The basic law of supply and demand is the scarcer the supply, the higher the price a commodity could fetch especially if it’s in demand. For this reason, cunning entrepreneurs from time to time resort to creating artificial scarcity. It means controlling the supply so that consumers will be willing to pay a higher price to access it.
This does not only apply to basic commodities and goods. A time-tested and consistently performing marketing strategy is to market exclusivity. This is done in the form of membership clubs, by-invitation-only shows, and product exhibits open only to a limited few. Some club memberships have become symbols in an individual’s career or social status, an invitation from one similar to the presentation of military challenge coins given only to those who have already proven their worth.
The appeal of a membership club is not only a matter of privacy. While people do like exclusivity because it means only a few people could access these spaces, and thus provide some level of privacy in a shared space, mingling with club members would also be beneficial. No one could easily join these clubs, in most cases the applicants needing at least two referrals from good-standing members. In some cases even, applications are not accepted and only members could refer someone. And these referred individuals would still be evaluated by a screening team before admission. All the potential members, therefore, would have to be well-connected.
Many of these clubs, like the Soho House, are exclusive to members of a particular industry. So ‘bumping into each other’ in any of the club’s houses around the world is a good opportunity for collaborations and linkages.
As opposed to the generic features of a hotel, a club’s houses often offer the comforts of a home, but with the services of a luxury hotel. Starting a club is not very easy as the founding members will have to be prestigious enough to warrant the interest of people. But aside from rubbing elbows with the who’s who of society, what are the members really paying for when they get exclusive access to the club’s homes around the world?
A relaxing bedroom
At the end of the day, even the richest or most powerful person on earth would want to have a good sleep, free from disturbance. Members would expect the convenience of having a bedroom just like what they would have at home, maintained without having to pay for a full army of housekeepers.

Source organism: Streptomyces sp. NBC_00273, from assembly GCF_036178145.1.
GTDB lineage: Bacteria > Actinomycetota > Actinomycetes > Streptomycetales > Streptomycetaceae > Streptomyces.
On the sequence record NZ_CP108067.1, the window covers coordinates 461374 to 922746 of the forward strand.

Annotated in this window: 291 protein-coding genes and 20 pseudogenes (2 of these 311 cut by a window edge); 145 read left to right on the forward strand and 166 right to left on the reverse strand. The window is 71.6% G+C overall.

Membership clubs are not limited to offering common houses across the globe. There are also clubs that offer exclusive access to luxurious restaurants and bars. While some of these are partly open to non-members, there are still those that are very exclusive and would not even admit guests unless an approval committee allows them in.
Not knowing how to navigate a place will waste time. Members who are traveling for work would want to get to their destinations as efficiently as possible. Not all clubs have their own chauffeured rides, but those will have access to these services.
Comfortable spaces to work in
Again, the clientele would not be plain tourists. Hotels usually have a desk where guests could work on. But clubs offer ‘homes’ so they shouldn’t force members to work from their bedrooms. On top of the houses, there are clubs that offer work and meeting areas in different parts of the world, still for the exclusive use of members.
Clubs offer high-class entertainment exclusive for members. Some examples of these are a night of chamber music held at any of the club’s owned venues, a full-course dinner by a famous chef, and even an exclusive fashion show by a local designer. These are not automatically free to members. On top of the membership fee, they will have to pay for these events, so they have to be worth the money.
It’s not a generic hotel or bar members want to experience. Needless to say, the spaces offered by these clubs are often styled by famous interior designers. They are even adorned with rare artworks not available to public viewing.
In truth, any establishment could offer all of these. But not all establishments could boast of a king of a country having stayed with them, or of popular writers and entertainers hanging out in their bars. The high fees for these clubs are not really for their amenities, although they have to be top class as well, what with the caliber of their clientele. What the members are paying for is actually the association with the rich and the powerful, the recognition that they belong to this tier in society.